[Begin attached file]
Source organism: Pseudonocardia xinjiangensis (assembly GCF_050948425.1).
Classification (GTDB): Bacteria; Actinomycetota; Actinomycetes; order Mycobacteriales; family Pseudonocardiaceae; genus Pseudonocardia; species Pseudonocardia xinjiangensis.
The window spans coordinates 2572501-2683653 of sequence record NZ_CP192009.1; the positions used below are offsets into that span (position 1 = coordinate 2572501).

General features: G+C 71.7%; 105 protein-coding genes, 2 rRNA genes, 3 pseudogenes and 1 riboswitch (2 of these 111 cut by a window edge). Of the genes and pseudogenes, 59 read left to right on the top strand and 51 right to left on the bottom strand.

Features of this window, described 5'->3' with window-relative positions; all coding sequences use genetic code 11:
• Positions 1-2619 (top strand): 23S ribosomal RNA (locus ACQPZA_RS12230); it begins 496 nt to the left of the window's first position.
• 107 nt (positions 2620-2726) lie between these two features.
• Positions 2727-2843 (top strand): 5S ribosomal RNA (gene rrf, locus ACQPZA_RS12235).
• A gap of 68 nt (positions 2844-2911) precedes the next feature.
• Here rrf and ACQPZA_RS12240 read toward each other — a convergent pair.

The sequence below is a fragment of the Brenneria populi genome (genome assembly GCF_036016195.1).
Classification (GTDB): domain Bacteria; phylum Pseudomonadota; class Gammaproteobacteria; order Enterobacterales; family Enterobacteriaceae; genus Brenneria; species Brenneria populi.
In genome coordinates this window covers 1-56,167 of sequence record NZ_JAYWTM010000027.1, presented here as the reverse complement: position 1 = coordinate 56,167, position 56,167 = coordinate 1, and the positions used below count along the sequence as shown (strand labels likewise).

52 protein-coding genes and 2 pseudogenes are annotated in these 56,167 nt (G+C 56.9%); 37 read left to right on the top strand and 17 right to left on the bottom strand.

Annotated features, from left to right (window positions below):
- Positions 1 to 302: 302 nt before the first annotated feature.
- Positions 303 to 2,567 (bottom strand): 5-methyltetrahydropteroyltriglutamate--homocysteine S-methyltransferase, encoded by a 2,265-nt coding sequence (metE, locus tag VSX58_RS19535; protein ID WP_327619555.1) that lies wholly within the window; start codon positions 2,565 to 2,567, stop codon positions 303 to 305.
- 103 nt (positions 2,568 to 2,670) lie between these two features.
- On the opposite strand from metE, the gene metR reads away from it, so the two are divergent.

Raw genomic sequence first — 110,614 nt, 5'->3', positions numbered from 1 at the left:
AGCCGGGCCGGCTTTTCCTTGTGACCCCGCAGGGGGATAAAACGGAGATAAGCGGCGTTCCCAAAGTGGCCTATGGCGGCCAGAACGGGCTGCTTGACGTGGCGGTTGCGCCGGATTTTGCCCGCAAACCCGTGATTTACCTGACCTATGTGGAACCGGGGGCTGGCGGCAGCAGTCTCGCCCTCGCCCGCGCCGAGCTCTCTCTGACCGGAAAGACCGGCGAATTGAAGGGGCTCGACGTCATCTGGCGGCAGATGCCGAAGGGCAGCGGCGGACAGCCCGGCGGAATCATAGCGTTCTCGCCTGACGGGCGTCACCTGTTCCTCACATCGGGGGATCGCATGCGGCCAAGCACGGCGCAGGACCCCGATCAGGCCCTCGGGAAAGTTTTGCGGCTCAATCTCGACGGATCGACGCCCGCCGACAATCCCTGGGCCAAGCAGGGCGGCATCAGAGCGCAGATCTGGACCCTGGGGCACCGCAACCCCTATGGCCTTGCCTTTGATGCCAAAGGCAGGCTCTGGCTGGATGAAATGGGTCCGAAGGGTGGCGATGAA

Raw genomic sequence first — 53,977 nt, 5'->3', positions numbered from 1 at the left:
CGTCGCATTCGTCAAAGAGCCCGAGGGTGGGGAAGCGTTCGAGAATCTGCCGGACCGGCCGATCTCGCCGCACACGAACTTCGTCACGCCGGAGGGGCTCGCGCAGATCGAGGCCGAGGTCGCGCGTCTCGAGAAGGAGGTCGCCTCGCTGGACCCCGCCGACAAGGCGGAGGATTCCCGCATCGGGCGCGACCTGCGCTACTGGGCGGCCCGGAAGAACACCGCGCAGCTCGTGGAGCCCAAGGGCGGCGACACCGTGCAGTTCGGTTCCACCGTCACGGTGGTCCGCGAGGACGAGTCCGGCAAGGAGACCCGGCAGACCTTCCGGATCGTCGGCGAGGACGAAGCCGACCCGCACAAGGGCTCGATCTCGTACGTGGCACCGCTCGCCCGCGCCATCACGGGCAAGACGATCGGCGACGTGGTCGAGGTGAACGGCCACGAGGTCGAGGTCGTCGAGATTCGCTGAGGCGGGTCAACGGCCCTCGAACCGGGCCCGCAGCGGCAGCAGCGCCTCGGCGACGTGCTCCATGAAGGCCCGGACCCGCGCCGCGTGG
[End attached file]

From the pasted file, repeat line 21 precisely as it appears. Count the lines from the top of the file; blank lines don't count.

AGCCGGGCCGGCTTTTCCTTGTGACCCCGCAGGGGGATAAAACGGAGATAAGCGGCGTTCCCAAAGTGGCCTATGGCGGCCAGAACGGGCTGCTTGACGTGGCGGTTGCGCCGGATTTTGCCCGCAAACCCGTGATTTACCTGACCTATGTGGAACCGGGGGCTGGCGGCAGCAGTCTCGCCCTCGCCCGCGCCGAGCTCTCTCTGACCGGAAAGACCGGCGAATTGAAGGGGCTCGACGTCATCTGGCGGCAGATGCCGAAGGGCAGCGGCGGACAGCCCGGCGGAATCATAGCGTTCTCGCCTGACGGGCGTCACCTGTTCCTCACATCGGGGGATCGCATGCGGCCAAGCACGGCGCAGGACCCCGATCAGGCCCTCGGGAAAGTTTTGCGGCTCAATCTCGACGGATCGACGCCCGCCGACAATCCCTGGGCCAAGCAGGGCGGCATCAGAGCGCAGATCTGGACCCTGGGGCACCGCAACCCCTATGGCCTTGCCTTTGATGCCAAAGGCAGGCTCTGGCTGGATGAAATGGGTCCGAAGGGTGGCGATGAA